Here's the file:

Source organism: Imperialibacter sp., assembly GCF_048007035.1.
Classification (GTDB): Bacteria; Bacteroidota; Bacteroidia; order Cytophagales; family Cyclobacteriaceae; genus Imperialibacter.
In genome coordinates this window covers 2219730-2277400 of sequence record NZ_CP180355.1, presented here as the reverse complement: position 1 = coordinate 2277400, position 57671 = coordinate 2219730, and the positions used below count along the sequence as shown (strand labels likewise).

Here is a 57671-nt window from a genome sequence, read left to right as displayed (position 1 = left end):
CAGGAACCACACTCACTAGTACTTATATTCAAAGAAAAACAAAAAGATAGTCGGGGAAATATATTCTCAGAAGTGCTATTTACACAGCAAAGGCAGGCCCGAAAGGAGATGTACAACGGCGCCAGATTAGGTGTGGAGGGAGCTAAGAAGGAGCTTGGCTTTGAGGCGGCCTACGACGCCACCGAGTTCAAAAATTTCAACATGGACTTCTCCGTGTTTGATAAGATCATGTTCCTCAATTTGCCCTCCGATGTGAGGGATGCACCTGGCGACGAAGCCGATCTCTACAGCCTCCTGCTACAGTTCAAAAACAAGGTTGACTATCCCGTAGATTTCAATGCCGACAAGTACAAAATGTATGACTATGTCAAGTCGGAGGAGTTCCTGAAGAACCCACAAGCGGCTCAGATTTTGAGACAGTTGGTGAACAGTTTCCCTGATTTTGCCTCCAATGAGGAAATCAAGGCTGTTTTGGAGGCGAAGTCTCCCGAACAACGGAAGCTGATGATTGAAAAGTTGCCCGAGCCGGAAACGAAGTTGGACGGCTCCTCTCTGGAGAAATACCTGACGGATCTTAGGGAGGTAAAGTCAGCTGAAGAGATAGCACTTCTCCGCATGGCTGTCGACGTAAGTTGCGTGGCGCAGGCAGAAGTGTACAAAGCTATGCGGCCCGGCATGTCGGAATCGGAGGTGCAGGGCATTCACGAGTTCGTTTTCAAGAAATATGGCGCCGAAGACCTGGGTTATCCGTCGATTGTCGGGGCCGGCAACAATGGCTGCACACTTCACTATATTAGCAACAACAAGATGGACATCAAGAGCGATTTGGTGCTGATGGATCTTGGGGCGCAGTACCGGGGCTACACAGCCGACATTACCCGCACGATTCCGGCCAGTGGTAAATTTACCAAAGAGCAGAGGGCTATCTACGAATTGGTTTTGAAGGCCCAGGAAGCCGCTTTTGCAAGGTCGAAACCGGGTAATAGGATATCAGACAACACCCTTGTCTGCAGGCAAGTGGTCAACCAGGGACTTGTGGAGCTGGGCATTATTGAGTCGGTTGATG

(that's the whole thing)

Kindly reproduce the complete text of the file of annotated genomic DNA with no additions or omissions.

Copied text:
Source organism: Imperialibacter sp., assembly GCF_048007035.1.
Classification (GTDB): Bacteria; Bacteroidota; Bacteroidia; order Cytophagales; family Cyclobacteriaceae; genus Imperialibacter.
In genome coordinates this window covers 2219730-2277400 of sequence record NZ_CP180355.1, presented here as the reverse complement: position 1 = coordinate 2277400, position 57671 = coordinate 2219730, and the positions used below count along the sequence as shown (strand labels likewise).

Here is a 57671-nt window from a genome sequence, read left to right as displayed (position 1 = left end):
CAGGAACCACACTCACTAGTACTTATATTCAAAGAAAAACAAAAAGATAGTCGGGGAAATATATTCTCAGAAGTGCTATTTACACAGCAAAGGCAGGCCCGAAAGGAGATGTACAACGGCGCCAGATTAGGTGTGGAGGGAGCTAAGAAGGAGCTTGGCTTTGAGGCGGCCTACGACGCCACCGAGTTCAAAAATTTCAACATGGACTTCTCCGTGTTTGATAAGATCATGTTCCTCAATTTGCCCTCCGATGTGAGGGATGCACCTGGCGACGAAGCCGATCTCTACAGCCTCCTGCTACAGTTCAAAAACAAGGTTGACTATCCCGTAGATTTCAATGCCGACAAGTACAAAATGTATGACTATGTCAAGTCGGAGGAGTTCCTGAAGAACCCACAAGCGGCTCAGATTTTGAGACAGTTGGTGAACAGTTTCCCTGATTTTGCCTCCAATGAGGAAATCAAGGCTGTTTTGGAGGCGAAGTCTCCCGAACAACGGAAGCTGATGATTGAAAAGTTGCCCGAGCCGGAAACGAAGTTGGACGGCTCCTCTCTGGAGAAATACCTGACGGATCTTAGGGAGGTAAAGTCAGCTGAAGAGATAGCACTTCTCCGCATGGCTGTCGACGTAAGTTGCGTGGCGCAGGCAGAAGTGTACAAAGCTATGCGGCCCGGCATGTCGGAATCGGAGGTGCAGGGCATTCACGAGTTCGTTTTCAAGAAATATGGCGCCGAAGACCTGGGTTATCCGTCGATTGTCGGGGCCGGCAACAATGGCTGCACACTTCACTATATTAGCAACAACAAGATGGACATCAAGAGCGATTTGGTGCTGATGGATCTTGGGGCGCAGTACCGGGGCTACACAGCCGACATTACCCGCACGATTCCGGCCAGTGGTAAATTTACCAAAGAGCAGAGGGCTATCTACGAATTGGTTTTGAAGGCCCAGGAAGCCGCTTTTGCAAGGTCGAAACCGGGTAATAGGATATCAGACAACACCCTTGTCTGCAGGCAAGTGGTCAACCAGGGACTTGTGGAGCTGGGCATTATTGAGTCGGTTGATG